Vomiting or diarrhea in cats is another on of the systemic signs related to the response of an animal's immune system. In general, these are both considered mild side-effects. However, as we will later see, these side-effects can occur acutely prior to possibly developing into a more serious reaction. Therefore, if you observe any of these digestive symptoms in your cat, a veterinarian will be able to advise you on whether treatment is necessary.
Regional lymphadenopathy in cats is part of the normal response by the immune system, after a cat has been vaccinated. If you give it a few days, the lymph node should return to normal size.
Sneezing can occur in the case of vaccines that are inoculated intranasally (vaccine against P.I.F) and usually last a few minutes or at most several hours. They can be accompanied by sniffing and rubbing of the snout against surfaces.
2. Allergic reaction to vaccines in cats (serious)
In this case, these allergic reactions of vaccines in cats are very rare. They can appear in minutes following the vaccination to the following weeks. The main serious reactions to vaccines for cats include:
These are exaggerated reactions by the immune system against substances that would normally be considered harmless under normal conditions. The most common hypersensitive reaction after a vaccination is known as; type I or strongly allergic, these effects are normally immediate (between 30 minutes and 2-3 hours after vaccine administration). The immune system can be triggered as a reaction to any component of the vaccine.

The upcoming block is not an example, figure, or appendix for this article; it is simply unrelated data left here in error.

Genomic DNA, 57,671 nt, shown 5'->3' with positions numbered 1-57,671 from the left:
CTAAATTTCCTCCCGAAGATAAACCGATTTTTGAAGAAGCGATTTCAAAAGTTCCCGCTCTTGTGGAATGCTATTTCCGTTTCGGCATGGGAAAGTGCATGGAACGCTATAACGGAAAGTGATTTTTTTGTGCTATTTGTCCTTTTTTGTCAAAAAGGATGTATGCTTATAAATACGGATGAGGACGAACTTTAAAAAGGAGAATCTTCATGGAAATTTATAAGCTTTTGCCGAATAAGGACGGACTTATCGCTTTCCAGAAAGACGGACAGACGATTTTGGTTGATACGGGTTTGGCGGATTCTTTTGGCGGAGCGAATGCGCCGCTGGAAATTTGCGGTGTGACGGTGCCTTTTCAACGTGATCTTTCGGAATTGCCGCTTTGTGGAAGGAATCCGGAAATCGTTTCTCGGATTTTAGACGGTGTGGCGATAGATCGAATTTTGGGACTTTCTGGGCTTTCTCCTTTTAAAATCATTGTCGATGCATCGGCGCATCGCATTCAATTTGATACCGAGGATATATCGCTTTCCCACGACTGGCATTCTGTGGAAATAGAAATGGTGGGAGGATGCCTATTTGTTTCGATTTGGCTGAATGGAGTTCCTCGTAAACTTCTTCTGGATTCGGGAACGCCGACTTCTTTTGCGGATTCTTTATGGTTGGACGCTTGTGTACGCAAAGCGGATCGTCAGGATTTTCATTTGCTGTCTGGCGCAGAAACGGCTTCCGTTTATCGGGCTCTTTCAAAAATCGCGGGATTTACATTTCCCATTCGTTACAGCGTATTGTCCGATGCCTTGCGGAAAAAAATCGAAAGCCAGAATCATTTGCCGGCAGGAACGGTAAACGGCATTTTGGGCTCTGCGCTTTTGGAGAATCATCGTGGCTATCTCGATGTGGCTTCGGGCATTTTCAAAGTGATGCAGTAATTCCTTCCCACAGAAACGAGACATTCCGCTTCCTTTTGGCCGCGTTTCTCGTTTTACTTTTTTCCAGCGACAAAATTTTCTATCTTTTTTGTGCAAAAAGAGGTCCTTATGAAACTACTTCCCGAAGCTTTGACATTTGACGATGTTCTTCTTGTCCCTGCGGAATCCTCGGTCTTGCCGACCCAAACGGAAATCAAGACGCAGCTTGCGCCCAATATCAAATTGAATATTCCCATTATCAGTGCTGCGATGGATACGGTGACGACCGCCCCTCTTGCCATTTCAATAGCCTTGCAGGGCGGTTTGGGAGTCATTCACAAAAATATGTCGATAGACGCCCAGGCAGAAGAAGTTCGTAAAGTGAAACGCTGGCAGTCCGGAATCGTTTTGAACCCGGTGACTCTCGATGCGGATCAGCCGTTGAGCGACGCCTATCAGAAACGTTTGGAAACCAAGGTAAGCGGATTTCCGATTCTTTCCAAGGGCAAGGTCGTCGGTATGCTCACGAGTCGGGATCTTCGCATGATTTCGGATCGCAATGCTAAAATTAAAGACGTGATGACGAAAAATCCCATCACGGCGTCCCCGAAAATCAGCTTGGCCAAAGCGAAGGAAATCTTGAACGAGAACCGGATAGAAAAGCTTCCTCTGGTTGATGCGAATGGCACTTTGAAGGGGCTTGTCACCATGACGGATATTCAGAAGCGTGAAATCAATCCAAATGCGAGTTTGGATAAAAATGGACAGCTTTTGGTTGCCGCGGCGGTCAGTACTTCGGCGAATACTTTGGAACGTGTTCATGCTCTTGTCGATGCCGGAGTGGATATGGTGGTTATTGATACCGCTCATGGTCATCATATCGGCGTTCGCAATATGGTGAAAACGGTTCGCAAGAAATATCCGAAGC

The symptoms associated with this type of hypersensitivity are caused by a high release of histamine, an inflammatory mediator, which increases vascular permeability and causes contractions in the smooth of the muscles. When this type of reaction occurs, you will be able to observe:
- An appearance of wheals or reddening of the skin (erythema and urticaria).
- (or) An inflammation of the face and neck due to the appearance of facial and periorbital edema (angioedema).
- Respiratory symptoms due to inflammation of the respiratory tract (which can become obstructed).
- In the worst case, anaphylactic shock, which can lead to respiratory failure and fulminating vascular collapse.
Prior to these however, there may be signs of: anaphylaxis, acute vomiting and diarrhea, hemorrhagic, followed by extreme lethargy, hypovolemia and respiratory and vascular failure. If you observe any of these symptoms in your cat, you must got to the veterinarian and start treatment urgently!
Fibrosarcoma at the point of inoculation
The appearance of this tumor has been related to some components of vaccines and other injectable drugs, and usually appears months or even years after the vaccination. Older animals are most susceptible to suffering from this. Although it is very rare and does not tend to metastasize, it is a very aggressive local malignant tumor, which requires an extirpation with wide surgical margins. In addition, this tumor has a high tendency of recurring, therefore in the long term it usually has a poor prognosis.
Since it usually appears at the point of inoculation, it is recommended to treat this point and prioritize areas such as the limbs or tail. Treatment is decided according to the evolution of the tumor, there are treatment cases in which surgical treatment is combined with the chemotherapy.
This article is purely informative. AnimalWised does not have the authority to prescribe any veterinary treatment or create a diagnosis. We invite you to take your pet to the veterinarian if they are suffering from any condition or pain.
If you want to read similar articles to Side Effects Of Vaccines In Cats, we recommend you visit our Vaccination category.